A dictionary fight

Here’s an interesting new development. Australia’s Macquarie Dictionary has expanded its definition of “misogyny” in response to Gillard’s speech on the subject last week.

The dictionary currently defines misogyny as “hatred of women”, but will now add a second definition to include “entrenched prejudice against women”, suggesting Abbott discriminated against women with his sexist views.

“The language community is using the word in a slightly different way,” dictionary editor Sue Butler told Reuters.

In her parliamentary speech, Gillard attacked Abbott, a conservative Catholic, for once suggesting men were better adapted to exercise authority, and for once saying that abortion was “the easy way out”. He also stood in front of anti-Gillard protesters with posters saying “ditch the witch”.

Out comes the sarcasm.

Long recognised as a “hatred of women”, misogyny will now encompass “entrenched prejudices of [sic] women”, even though there already existed a word that included this concept, “sexism”.

He (Patrick Carlyon) means prejudices about women, not of women; der. But what about the substance?

I’ve often found myself having to decide which word to use, in these recent [cough] discussions. I often do opt for “sexism,” but not always, and there’s a reason for that. Sexism doesn’t necessarily include hatred. Then again misogyny doesn’t necessarily include sexism, so neither word says everything. But – really, there are times when you need to make clear that what we’re talking about is not just habits or prejudices, it’s hatred and contempt.

But Patrick Carylon seems to think that sexism is not merely not identical to misogyny, but a different thing altogether, even the opposite.

Given the ever-changing flow of words and their meaning, Macquarie has announced a raft of further definition shadings to reflect recent political events and current affairs:

Dog: To be known also as “cat”, after a two-year-old boy at an East Brighton childcare centre pointed at a chihuahua and meowed.

Yes: To be known also as “no”, after a recent Tony Abbott bumble, when he said in a TV interview that he had not read a BHP statement and the next day declared he had read it before the interview.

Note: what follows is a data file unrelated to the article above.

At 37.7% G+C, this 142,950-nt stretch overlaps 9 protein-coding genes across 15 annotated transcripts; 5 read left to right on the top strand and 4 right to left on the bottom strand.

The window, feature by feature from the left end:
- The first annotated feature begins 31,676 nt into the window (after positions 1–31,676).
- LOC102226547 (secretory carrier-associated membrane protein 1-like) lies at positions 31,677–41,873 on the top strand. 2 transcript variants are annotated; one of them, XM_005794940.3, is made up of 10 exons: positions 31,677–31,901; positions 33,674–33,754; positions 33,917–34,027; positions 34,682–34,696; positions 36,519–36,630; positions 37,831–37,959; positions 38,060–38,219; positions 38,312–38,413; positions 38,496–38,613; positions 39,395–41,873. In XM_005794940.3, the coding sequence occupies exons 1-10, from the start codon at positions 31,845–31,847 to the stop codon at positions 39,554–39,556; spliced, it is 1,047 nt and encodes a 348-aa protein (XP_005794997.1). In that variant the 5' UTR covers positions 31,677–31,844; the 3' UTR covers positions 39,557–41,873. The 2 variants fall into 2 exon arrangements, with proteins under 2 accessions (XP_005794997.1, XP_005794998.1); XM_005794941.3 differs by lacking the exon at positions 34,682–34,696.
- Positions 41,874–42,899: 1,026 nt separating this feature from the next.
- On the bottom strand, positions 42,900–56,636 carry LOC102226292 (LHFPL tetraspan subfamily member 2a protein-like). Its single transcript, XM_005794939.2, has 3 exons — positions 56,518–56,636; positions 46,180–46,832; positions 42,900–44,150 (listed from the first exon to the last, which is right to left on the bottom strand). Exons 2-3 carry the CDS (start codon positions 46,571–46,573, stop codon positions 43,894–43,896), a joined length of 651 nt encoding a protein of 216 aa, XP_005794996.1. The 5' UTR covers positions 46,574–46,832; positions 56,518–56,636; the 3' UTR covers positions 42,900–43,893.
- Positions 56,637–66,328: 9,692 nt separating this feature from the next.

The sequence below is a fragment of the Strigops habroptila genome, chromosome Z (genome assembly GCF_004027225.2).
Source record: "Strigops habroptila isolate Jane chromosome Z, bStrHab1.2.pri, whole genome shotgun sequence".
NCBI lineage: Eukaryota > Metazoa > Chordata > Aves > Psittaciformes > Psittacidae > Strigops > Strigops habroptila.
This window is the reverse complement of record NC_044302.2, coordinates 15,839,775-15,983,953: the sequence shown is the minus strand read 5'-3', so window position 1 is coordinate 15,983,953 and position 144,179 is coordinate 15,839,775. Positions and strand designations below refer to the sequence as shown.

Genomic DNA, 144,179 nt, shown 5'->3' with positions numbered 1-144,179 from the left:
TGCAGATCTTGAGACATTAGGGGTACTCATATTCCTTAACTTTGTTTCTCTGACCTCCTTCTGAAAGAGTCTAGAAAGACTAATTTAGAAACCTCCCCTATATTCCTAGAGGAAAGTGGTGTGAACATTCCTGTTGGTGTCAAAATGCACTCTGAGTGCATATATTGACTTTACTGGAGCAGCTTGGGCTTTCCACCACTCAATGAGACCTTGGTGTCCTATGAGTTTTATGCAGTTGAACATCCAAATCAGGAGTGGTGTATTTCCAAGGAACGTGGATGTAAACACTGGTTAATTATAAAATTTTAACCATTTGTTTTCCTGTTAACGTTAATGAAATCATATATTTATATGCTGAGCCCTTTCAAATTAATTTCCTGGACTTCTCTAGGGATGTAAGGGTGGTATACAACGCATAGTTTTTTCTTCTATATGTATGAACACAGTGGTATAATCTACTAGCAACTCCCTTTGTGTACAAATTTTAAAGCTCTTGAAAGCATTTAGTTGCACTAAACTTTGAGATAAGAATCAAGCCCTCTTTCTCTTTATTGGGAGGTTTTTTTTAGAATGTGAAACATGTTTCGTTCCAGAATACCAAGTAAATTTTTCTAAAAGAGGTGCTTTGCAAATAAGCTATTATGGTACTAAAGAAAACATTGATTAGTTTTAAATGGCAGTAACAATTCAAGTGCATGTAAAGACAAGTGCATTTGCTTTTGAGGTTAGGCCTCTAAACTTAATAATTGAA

No: To be known also as “yes”, given Julia Gillard’s election promise that there would be no carbon tax under her Government, soon before her Government announced plans for a carbon tax.

Uh huh. When’s the last time Patrick Carylon was called a witch?

There are letters to The Australian.

MACQUARIE dictionary editor Sue Butler is applying the logic of Humpty Dumpty in Lewis Carroll’s Through the Looking Glass. Are we to accept that the word misogyny is what some feminists choose it to mean, neither more nor less?

The idea that the Macquarie would change a word’s meaning to lend credence to the Prime Minister’s incorrect and hypocritical use in parliament last week and the feminist views of an isolated few is extraordinary.

The evolution of language should enable users to communicate with greater semantic precision, not less. How do we now differentiate between those who demonstrate prejudice against women and those who have a genuine hatred for them? Or has the intellectual Left mandated that there shall no longer be a difference?

I am alarmed that the editors of the dictionary are more concerned with taking a political stance than with safeguarding the English language.

Carina Dellinger, Broadbeach, Qld

I think the reaction is political too. (Point out the obvious much? Yes, I do.) I think it comes from people who don’t want their casual breezy indifferent sexism called misogyny. “It’s not misogyny unless I explicitly say that I hate all women!” Yeh, see that misconception is why it’s a good idea to tweak the definition. Because yes it is – it is misogyny if you call the women you dislike “bitches” and the rest of the vocabulary. It is. If you can’t quarrel with a woman without letting the epithets fly, then you are a misogynist.